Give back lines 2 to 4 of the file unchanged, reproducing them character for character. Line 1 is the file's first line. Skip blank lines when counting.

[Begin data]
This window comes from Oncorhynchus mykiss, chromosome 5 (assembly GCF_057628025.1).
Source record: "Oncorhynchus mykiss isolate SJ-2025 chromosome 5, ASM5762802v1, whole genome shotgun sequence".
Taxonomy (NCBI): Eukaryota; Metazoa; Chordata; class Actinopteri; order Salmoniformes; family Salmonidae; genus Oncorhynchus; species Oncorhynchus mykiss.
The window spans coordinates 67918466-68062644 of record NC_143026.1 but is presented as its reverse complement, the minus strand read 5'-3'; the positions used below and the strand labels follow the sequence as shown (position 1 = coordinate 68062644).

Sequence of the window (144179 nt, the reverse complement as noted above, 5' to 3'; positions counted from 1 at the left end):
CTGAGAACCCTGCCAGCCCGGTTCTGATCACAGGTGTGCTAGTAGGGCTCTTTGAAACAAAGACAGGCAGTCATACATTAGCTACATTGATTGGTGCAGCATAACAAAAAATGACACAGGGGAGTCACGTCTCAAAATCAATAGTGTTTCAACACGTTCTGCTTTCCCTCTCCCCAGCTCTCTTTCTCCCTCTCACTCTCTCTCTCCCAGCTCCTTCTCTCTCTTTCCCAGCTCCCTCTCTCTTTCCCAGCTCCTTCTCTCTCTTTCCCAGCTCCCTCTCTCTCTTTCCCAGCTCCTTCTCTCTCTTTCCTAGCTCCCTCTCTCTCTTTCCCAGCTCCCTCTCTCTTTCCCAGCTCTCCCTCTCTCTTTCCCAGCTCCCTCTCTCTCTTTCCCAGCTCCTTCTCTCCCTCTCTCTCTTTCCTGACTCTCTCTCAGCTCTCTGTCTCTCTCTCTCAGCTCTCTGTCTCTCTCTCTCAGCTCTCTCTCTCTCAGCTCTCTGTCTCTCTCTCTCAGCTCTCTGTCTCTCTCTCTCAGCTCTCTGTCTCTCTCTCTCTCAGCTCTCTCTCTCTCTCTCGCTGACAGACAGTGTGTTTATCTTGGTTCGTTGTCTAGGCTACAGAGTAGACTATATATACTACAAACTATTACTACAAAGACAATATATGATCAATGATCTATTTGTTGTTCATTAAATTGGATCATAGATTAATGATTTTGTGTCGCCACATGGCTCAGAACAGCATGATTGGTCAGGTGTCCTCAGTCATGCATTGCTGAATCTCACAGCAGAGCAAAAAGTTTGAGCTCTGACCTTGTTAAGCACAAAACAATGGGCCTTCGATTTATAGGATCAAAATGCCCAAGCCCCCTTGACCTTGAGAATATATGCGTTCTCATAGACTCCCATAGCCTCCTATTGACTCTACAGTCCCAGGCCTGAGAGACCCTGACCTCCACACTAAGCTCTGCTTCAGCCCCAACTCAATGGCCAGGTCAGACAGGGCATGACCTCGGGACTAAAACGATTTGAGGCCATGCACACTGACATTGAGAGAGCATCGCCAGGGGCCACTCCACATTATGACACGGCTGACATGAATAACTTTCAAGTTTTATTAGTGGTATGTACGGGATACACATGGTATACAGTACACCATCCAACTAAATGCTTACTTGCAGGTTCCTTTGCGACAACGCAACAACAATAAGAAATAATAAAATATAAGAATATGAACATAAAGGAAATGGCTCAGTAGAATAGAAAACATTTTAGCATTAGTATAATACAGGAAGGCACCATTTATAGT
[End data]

Source record: "Oncorhynchus mykiss isolate SJ-2025 chromosome 5, ASM5762802v1, whole genome shotgun sequence".
Taxonomy (NCBI): Eukaryota; Metazoa; Chordata; class Actinopteri; order Salmoniformes; family Salmonidae; genus Oncorhynchus; species Oncorhynchus mykiss.
The window spans coordinates 67918466-68062644 of record NC_143026.1 but is presented as its reverse complement, the minus strand read 5'-3'; the positions used below and the strand labels follow the sequence as shown (position 1 = coordinate 68062644).